Column: Broadband Internet isn't nice, it's necessary
ST. PAUL -- Minnesota's rural communities are the economic and cultural backbone of our state. Rural communities provide Minnesotans with good job opportunities in a diverse range of industries from farming to forestry, and machinery to medical r...
ST. PAUL - Minnesota’s rural communities are the economic and cultural backbone of our state. Rural communities provide Minnesotans with good job opportunities in a diverse range of industries from farming to forestry, and machinery to medical research. These towns power Minnesota’s economy beyond their borders. Simply put, the success of Greater Minnesota and the success of Minnesota are completely connected.
That’s why Governor Dayton and I are committed to making investments this session that strengthen rural communities. One of our biggest priorities is $100 million for border-to-border broadband Internet access. During the past two years, we’ve worked with the Legislature to invest $30 million in rural broadband access - benefiting 9,317 households, 173 community institutions, and 936 businesses.
But, we know the need is far greater. Last year, I meet with Minnesotans from across the state to talk about the importance of broadband access and the great lengths they go to get it. In the Central Lakes area, a cancer doctor told about how he drives from his home to a McDonald’s parking lot in town, just so he can download patient x-rays. While a commodities trader, living near Fergus Falls, said he was able to run a global trading business from a farmhouse once owned by his wife’s grandparents because he does have access. And the Roseau Schools superintendent told me about a Wi-Fi-enabled bus they use to help students finish their assignments because they lack access at home.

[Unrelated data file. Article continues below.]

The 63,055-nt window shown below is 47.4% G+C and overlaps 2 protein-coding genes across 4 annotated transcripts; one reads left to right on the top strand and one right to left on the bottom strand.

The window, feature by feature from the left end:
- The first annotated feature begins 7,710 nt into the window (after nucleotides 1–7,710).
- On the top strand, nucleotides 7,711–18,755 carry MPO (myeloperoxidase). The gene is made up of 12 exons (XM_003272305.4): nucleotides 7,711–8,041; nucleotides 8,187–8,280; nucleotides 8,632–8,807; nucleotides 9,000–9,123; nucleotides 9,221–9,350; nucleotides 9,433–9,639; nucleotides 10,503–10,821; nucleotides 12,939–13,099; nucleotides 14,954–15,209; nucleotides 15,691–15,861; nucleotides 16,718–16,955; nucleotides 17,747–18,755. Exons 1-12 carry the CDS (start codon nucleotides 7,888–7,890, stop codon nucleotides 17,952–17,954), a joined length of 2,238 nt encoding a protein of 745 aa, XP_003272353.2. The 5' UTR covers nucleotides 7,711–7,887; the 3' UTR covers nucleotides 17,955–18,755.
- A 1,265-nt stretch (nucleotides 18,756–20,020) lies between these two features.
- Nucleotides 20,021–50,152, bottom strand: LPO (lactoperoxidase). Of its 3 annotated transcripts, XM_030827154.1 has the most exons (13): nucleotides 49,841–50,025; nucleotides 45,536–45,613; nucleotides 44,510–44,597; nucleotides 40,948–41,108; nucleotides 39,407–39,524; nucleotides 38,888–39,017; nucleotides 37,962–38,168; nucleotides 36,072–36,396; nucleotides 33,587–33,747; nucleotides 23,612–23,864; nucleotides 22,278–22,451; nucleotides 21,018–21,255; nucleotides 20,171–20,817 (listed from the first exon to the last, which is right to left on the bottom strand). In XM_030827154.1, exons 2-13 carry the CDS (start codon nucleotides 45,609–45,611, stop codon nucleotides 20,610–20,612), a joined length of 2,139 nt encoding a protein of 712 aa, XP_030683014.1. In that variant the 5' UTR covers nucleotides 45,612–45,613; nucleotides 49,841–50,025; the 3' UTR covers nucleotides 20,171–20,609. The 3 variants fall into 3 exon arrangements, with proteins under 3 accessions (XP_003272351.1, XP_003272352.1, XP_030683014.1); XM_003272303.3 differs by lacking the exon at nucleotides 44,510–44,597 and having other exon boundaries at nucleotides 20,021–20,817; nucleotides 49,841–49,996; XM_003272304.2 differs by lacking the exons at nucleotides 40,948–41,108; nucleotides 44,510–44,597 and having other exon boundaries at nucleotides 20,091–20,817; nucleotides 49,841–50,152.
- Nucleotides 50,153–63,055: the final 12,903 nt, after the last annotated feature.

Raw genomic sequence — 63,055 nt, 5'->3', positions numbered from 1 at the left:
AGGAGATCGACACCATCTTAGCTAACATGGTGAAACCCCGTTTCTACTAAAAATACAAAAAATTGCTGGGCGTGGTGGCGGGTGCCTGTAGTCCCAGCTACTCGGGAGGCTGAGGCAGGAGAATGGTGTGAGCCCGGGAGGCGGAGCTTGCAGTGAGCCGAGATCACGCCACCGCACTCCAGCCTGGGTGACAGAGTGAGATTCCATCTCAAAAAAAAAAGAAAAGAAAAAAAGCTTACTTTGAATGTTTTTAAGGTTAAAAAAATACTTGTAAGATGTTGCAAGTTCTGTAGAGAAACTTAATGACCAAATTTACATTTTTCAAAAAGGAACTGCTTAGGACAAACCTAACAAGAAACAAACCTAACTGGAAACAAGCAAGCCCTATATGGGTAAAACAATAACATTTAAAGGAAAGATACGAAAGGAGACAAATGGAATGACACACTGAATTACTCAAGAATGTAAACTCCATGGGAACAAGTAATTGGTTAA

Stories like these underscore the importance of high-speed Internet access to our state’s economy and quality of life. Currently, 221,000 rural Minnesota households lack access to broadband that meets the state’s minimum speed goals.
The economic benefits of border-to-border broadband access are clear. In 2014, the Greater Minnesota Partnership reported that 95 percent broadband coverage across the state would create significant benefits; including $440 million in additional household income, 15,000 jobs created or sustained, and more than $1 billion in state GDP growth. And more than that, expanding broadband access will unleash the innovative spirit of rural Minnesotans. Border-to-border access will help doctors provide better care, entrepreneurs grow their businesses, and students finish homework at home, instead of on the bus.
The $100 million plan that Governor Dayton and I have proposed would jumpstart the state’s rural broadband access effort, and would help us get closer to the goal of border-to-border access. It’s estimated that this investment would provide broadband access to 35,000 additional homes, businesses, and institutions across Minnesota.
I hope we can count on your support this session. Please contact your legislators and urge them to support new broadband investments. It’s too important to our communities to wait any longer. Let’s work together to build out a border-to-border network, and create an economy that works for everyone, everywhere in Minnesota.